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MICR5835 Vectors of Infectious Diseases and Vector Control

6 points
(see Timetable)
Semester 2UWA (Perth), QEII Medical CentreFace to face
The role of invertebrate vectors in the transmission of infectious agents and the causation of diseases in humans is the major focus of this unit. Students are introduced to the viral, parasitic and other disease agents which are transmitted by vectors and to the role of environmental factors which influence vector-borne diseases. The life cycle of disease vectors, their ecology and identification are covered as are methods of vector sampling and control. Approaches used in the surveillance of vector-borne diseases are also discussed. Laboratory classes and assignments emphasise the lecture material.
Students are able to (1) understand the concept of vector-borne diseases and the various types of pathogens which are transmitted to humans by arthropod vectors; (2) understand the different kinds of arthropod vectors which transmit infectious agents to humans, and identify major vectors; (3) understand the theory of vector control and the use of sampling methods and methods of vector control; (4) understand how to incriminate key vectors during outbreaks of vector-borne infectious diseases; (5) understand the epidemiology of vector-borne diseases and the approaches used in surveillance systems for monitoring particular vector-borne infectious diseases; and (6) understand the effect of environmental factors, human influences and climate change on vector-borne diseases and the approaches used in environmental management to control the vectors associated with these diseases.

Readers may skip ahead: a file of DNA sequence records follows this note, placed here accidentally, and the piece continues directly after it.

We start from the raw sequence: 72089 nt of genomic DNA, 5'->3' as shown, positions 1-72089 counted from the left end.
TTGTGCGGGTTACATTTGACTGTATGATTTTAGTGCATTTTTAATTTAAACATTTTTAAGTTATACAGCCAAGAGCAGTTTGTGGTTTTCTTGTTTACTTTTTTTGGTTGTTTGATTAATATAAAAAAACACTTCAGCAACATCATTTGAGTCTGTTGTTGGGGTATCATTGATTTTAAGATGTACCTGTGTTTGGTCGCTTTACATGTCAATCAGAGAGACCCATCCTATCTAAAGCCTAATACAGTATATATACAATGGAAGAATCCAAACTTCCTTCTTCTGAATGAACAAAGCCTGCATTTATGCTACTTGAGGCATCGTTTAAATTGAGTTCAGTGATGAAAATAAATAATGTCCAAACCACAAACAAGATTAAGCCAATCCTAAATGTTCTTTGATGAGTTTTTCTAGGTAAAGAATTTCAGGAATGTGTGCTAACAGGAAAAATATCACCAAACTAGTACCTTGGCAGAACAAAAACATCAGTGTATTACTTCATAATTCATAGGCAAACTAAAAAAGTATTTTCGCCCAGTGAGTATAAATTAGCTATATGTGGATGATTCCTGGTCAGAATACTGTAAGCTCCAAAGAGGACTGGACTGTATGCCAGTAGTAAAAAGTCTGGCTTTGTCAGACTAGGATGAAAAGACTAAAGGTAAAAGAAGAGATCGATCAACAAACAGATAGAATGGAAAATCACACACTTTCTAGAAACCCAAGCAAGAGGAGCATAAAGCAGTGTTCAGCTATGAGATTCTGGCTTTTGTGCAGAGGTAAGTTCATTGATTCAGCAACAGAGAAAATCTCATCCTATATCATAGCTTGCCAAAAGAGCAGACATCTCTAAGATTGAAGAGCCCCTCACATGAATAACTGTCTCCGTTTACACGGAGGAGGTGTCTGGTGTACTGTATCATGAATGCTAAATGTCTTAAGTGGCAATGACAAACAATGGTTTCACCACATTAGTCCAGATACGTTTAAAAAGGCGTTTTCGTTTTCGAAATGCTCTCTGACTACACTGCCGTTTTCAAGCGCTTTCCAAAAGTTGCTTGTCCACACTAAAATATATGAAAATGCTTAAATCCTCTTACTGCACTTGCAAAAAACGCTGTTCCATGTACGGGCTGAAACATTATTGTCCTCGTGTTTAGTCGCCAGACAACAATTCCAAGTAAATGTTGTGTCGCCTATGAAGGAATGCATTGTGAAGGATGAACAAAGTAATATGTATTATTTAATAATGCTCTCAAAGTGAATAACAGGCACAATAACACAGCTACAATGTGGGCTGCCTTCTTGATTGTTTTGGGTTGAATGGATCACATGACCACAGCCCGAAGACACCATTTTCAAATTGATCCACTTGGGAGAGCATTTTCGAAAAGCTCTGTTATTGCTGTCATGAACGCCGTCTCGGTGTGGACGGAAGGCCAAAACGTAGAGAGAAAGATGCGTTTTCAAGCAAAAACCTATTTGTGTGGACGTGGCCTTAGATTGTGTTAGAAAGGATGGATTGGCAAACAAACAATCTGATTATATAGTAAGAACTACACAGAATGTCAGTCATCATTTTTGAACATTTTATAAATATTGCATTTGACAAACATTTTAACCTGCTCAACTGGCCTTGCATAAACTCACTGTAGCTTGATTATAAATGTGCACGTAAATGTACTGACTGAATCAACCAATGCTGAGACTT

Indicative assessments in this unit are as follows: (1) written laboratory report; (2) poster presentation; and (3) two-hour end-of-semester examination. Further information is available in the unit outline.

Supplementary assessment is available for those students who obtain a mark of 45 to 49 inclusive in this unit.
Unit Coordinator(s)
Associate Professor Christopher Peacock
Unit rules
enrolment in the Graduate Diploma in Infectious Diseases; or Master of Infectious Diseases
Advisable prior study:
MICR5829 Foundations of Infectious Diseases; MICR5842 Principles of Infection and Immunity; PUBH8750 Epidemiology I; MICR5830 Principles of Mycology and Parasitology
Contact hours
lectures: 2 hours per week; labs/assignments: 2 hours per week
  • The availability of units in Semester 1, 2, etc. was correct at the time of publication but may be subject to change.
  • All students are responsible for identifying when they need assistance to improve their academic learning, research, English language and numeracy skills; seeking out the services and resources available to help them; and applying what they learn. Students are encouraged to register for free online support through GETSmart; to help themselves to the extensive range of resources on UWA's STUDYSmarter website; and to participate in WRITESmart and (ma+hs)Smart drop-ins and workshops.
  • Unit readings, including any essential textbooks, are listed in the unit outline for each unit, one week prior the commencement of study. The unit outline will be available via the LMS and the UWA Handbook one week prior the commencement of study. Reading lists and essential textbooks are subject to change each semester. Information on essential textbooks will also be made available on the Essential Textbooks. This website is updated regularly in the lead up to semester so content may change. It is recommended that students purchase essential textbooks for convenience due to the frequency with which they will be required during the unit. A limited number of textbooks will be made available from the Library in print and will also be made available online wherever possible. Essential textbooks can be purchased from the commercial vendors to secure the best deal. The Student Guild can provide assistance on where to purchase books if required. Books can be purchased second hand at the Guild Secondhand bookshop (second floor, Guild Village), which is located on campus.